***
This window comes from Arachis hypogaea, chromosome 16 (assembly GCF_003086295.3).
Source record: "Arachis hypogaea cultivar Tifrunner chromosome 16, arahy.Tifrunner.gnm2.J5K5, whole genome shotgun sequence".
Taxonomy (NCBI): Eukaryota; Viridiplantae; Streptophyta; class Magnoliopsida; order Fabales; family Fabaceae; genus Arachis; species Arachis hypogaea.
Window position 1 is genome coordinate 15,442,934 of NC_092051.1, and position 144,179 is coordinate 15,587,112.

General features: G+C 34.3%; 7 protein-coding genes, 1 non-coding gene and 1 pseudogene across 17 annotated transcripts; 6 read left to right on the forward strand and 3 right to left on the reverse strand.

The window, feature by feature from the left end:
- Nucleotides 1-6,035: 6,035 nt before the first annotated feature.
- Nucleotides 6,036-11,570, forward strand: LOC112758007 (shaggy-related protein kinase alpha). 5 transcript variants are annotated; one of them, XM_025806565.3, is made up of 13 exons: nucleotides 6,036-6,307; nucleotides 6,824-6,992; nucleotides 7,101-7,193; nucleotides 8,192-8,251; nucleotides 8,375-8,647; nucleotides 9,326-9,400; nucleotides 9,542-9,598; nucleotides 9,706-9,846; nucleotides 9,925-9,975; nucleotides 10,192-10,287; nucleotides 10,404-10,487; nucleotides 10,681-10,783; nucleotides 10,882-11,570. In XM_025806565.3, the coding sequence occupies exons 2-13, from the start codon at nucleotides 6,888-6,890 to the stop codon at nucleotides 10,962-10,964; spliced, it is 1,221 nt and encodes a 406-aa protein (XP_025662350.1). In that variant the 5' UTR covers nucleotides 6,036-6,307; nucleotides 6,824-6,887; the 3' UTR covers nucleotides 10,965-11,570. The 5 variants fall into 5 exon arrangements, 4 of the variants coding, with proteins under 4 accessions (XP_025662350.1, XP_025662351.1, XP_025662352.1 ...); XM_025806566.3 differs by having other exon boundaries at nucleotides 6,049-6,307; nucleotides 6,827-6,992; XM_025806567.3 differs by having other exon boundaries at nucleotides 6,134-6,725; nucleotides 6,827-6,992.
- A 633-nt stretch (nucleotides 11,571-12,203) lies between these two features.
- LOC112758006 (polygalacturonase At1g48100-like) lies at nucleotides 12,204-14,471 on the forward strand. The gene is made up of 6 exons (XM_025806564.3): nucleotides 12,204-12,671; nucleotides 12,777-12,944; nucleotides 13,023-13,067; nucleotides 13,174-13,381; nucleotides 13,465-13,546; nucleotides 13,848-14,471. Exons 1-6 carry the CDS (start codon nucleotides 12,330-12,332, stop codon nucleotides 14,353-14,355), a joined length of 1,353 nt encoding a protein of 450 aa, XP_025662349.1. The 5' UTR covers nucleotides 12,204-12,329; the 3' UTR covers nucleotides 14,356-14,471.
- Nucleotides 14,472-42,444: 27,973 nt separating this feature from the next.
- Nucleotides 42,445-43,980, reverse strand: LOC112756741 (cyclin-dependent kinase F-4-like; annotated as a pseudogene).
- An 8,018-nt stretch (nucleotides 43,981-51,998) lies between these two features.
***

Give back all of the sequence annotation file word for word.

This window comes from Arachis hypogaea, chromosome 16 (assembly GCF_003086295.3).
Source record: "Arachis hypogaea cultivar Tifrunner chromosome 16, arahy.Tifrunner.gnm2.J5K5, whole genome shotgun sequence".
Taxonomy (NCBI): Eukaryota; Viridiplantae; Streptophyta; class Magnoliopsida; order Fabales; family Fabaceae; genus Arachis; species Arachis hypogaea.
Window position 1 is genome coordinate 15,442,934 of NC_092051.1, and position 144,179 is coordinate 15,587,112.

General features: G+C 34.3%; 7 protein-coding genes, 1 non-coding gene and 1 pseudogene across 17 annotated transcripts; 6 read left to right on the forward strand and 3 right to left on the reverse strand.

The window, feature by feature from the left end:
- Nucleotides 1-6,035: 6,035 nt before the first annotated feature.
- Nucleotides 6,036-11,570, forward strand: LOC112758007 (shaggy-related protein kinase alpha). 5 transcript variants are annotated; one of them, XM_025806565.3, is made up of 13 exons: nucleotides 6,036-6,307; nucleotides 6,824-6,992; nucleotides 7,101-7,193; nucleotides 8,192-8,251; nucleotides 8,375-8,647; nucleotides 9,326-9,400; nucleotides 9,542-9,598; nucleotides 9,706-9,846; nucleotides 9,925-9,975; nucleotides 10,192-10,287; nucleotides 10,404-10,487; nucleotides 10,681-10,783; nucleotides 10,882-11,570. In XM_025806565.3, the coding sequence occupies exons 2-13, from the start codon at nucleotides 6,888-6,890 to the stop codon at nucleotides 10,962-10,964; spliced, it is 1,221 nt and encodes a 406-aa protein (XP_025662350.1). In that variant the 5' UTR covers nucleotides 6,036-6,307; nucleotides 6,824-6,887; the 3' UTR covers nucleotides 10,965-11,570. The 5 variants fall into 5 exon arrangements, 4 of the variants coding, with proteins under 4 accessions (XP_025662350.1, XP_025662351.1, XP_025662352.1 ...); XM_025806566.3 differs by having other exon boundaries at nucleotides 6,049-6,307; nucleotides 6,827-6,992; XM_025806567.3 differs by having other exon boundaries at nucleotides 6,134-6,725; nucleotides 6,827-6,992.
- A 633-nt stretch (nucleotides 11,571-12,203) lies between these two features.
- LOC112758006 (polygalacturonase At1g48100-like) lies at nucleotides 12,204-14,471 on the forward strand. The gene is made up of 6 exons (XM_025806564.3): nucleotides 12,204-12,671; nucleotides 12,777-12,944; nucleotides 13,023-13,067; nucleotides 13,174-13,381; nucleotides 13,465-13,546; nucleotides 13,848-14,471. Exons 1-6 carry the CDS (start codon nucleotides 12,330-12,332, stop codon nucleotides 14,353-14,355), a joined length of 1,353 nt encoding a protein of 450 aa, XP_025662349.1. The 5' UTR covers nucleotides 12,204-12,329; the 3' UTR covers nucleotides 14,356-14,471.
- Nucleotides 14,472-42,444: 27,973 nt separating this feature from the next.
- Nucleotides 42,445-43,980, reverse strand: LOC112756741 (cyclin-dependent kinase F-4-like; annotated as a pseudogene).
- An 8,018-nt stretch (nucleotides 43,981-51,998) lies between these two features.